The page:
Around 40% of all ticks tested in Cortland County have come back positive for harmful pathogens, especially Lyme disease, according to data compiled by Thangamani labs at SUNY Upstate Medical University.
Instead of travelling to survey tick populations, Dr. Saravanan Thangamani, the lead researcher at the tick collection program, requested the public submit ticks and the lab would test them for free, Thangamani said. The purpose of the research is to study the effects of climate change on the emergence of tick populations and tick-borne diseases.
“Upstate Medical University realized we are in a tick-borne disease high-risk area,” Thangamani said. “Actually, we’ve seen an increase in both ticks and the prevalence of pathogens.”
Between April 2019 and April 2021, 150 ticks were sent to the lab for testing and 58 of them, or 38.7%, tested positive for harmful pathogens, the data shows. Of those 58, almost all came back positive for Lyme disease.
From April 2019 to April 2020, the 75 ticks tested were deer ticks but between April 2020 to April 2021, the 73 ticks tested were made up of five different species, the data shows. But the percentage of ticks carrying harmful pathogens is average compared to surrounding counties.
“During COVID, people were asked to stay inside and they wanted to go to parks and for walks and spend more time gardening,” Thangamani said. “We saw an increase of ticks coming during the COVID season and 50% of the people who submitted ticks in 2020 said they increased their outdoor activity during COVID.”
Data collected through the program is published on the lab’s website and identifies hot spots and the emergence of ticks throughout the state that can be used by the public and county health departments, Thangamani said. Cortland County does not have any hot spots.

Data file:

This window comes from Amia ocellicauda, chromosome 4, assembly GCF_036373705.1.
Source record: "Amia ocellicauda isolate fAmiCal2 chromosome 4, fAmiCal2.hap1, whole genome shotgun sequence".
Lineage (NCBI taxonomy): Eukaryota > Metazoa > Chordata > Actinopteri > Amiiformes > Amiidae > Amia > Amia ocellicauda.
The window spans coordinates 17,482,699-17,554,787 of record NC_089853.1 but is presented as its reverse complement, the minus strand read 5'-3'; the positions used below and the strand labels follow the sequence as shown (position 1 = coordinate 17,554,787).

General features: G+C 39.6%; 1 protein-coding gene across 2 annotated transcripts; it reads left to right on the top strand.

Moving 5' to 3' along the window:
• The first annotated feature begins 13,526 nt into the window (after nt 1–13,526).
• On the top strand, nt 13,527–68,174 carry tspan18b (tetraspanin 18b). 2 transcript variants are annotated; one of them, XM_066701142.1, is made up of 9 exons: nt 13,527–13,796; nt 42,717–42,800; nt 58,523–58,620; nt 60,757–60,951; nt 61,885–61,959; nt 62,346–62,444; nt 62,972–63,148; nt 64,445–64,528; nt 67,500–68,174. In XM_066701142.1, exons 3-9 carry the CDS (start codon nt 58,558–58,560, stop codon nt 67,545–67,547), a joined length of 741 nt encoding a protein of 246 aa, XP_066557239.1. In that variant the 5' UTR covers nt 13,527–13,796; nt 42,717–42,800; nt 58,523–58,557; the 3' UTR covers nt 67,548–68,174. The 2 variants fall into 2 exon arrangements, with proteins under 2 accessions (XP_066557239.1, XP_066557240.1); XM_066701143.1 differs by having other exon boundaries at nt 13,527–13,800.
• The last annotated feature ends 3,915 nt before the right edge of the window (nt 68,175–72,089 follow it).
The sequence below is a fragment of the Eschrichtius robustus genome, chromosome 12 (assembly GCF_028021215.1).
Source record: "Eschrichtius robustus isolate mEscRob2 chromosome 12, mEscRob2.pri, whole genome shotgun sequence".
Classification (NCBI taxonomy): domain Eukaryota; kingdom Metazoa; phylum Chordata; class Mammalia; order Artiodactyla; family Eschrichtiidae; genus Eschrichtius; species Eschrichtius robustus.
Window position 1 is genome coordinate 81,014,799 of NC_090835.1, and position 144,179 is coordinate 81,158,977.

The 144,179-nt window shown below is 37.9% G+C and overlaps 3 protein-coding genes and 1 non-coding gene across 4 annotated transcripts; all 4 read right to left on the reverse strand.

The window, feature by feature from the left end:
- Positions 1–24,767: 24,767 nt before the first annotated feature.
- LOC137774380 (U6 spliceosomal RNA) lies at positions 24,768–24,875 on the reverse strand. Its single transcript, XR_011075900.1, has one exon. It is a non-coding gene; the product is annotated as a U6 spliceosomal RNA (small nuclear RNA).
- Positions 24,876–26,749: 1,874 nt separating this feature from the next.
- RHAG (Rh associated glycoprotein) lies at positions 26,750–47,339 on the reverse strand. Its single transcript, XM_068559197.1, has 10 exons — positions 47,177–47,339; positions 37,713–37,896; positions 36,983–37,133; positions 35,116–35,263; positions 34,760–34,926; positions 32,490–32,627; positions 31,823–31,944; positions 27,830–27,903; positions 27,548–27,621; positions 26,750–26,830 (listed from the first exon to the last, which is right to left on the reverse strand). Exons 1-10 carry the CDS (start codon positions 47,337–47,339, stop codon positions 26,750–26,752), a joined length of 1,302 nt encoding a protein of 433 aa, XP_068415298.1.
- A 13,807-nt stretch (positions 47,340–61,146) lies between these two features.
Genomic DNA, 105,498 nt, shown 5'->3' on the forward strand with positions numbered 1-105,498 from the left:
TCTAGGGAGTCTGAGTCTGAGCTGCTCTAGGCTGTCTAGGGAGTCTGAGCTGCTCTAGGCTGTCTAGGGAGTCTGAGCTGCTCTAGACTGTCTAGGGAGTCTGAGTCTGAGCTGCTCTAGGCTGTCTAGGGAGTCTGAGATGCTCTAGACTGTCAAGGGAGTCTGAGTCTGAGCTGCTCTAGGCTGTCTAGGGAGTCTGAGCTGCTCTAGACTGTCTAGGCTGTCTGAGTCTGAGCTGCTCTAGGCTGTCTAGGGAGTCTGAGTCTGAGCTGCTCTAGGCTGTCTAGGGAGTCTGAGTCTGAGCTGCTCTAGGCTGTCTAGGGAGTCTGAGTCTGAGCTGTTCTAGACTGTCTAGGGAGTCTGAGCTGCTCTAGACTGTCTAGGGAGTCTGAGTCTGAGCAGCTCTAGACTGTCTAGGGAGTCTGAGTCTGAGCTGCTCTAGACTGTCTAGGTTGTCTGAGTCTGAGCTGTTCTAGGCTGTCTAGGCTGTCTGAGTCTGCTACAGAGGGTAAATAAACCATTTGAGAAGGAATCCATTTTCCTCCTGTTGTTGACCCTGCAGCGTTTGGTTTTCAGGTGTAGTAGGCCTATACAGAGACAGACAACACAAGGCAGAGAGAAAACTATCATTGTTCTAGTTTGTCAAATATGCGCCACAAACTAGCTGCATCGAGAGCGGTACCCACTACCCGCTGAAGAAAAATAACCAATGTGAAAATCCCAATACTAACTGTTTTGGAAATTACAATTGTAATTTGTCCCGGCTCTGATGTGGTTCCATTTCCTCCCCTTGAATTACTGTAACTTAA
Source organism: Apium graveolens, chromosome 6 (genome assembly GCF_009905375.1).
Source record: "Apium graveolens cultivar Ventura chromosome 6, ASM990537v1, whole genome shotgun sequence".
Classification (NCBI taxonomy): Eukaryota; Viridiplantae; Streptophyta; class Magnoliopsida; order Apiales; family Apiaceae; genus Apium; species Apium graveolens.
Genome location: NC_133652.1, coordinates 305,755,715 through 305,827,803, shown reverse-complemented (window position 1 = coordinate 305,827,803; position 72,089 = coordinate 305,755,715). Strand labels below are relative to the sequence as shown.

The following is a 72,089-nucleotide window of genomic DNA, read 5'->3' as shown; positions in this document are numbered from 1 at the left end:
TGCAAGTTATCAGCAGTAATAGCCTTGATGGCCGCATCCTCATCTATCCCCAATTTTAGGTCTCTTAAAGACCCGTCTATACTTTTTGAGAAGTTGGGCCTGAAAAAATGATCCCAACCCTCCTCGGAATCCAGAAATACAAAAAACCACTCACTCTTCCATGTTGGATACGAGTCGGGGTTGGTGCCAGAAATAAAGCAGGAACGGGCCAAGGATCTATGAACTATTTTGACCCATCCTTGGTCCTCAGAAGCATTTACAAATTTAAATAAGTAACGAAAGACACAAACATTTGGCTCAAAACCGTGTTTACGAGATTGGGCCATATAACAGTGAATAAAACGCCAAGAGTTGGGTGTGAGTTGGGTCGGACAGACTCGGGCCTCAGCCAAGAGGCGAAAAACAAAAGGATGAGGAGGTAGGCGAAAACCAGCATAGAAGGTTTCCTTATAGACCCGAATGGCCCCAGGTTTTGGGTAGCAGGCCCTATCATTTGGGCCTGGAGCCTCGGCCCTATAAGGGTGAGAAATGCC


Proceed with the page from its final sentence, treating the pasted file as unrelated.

The program, labeled a citizen science project, will provide the public and county health departments with information regarding tick-borne pathogens across the state and illustrate how widespread the ticks are, said Joellen Lampman, Cornell Cooperative Extension’s integrated pest management support specialist at Cornell University in Ithaca.
“The warmer the weather, the more ticks we see,” Thangamani said. “The combination of human behavior and ecological factors including climate change contributes to the expansion of ticks in the upstate region.”
If pathogens are found through testing, individuals can approach their health care provider for treatment but the presence of tick-borne diseases does not indicate the presence of the disease in individuals, Lampman said.
“If the tick comes back carrying no pathogens, it might take the thought of a tick-borne disease off the table,” Lampman said. “It if comes back showing that it carries pathogens, that doesn’t necessarily mean it was on you long enough to pass along those pathogens.”
The Cortland County Health Department does not have specific initiatives to use the acquired data within the community, said Eric Muvihill, the clerk of the Cortland County Legislature.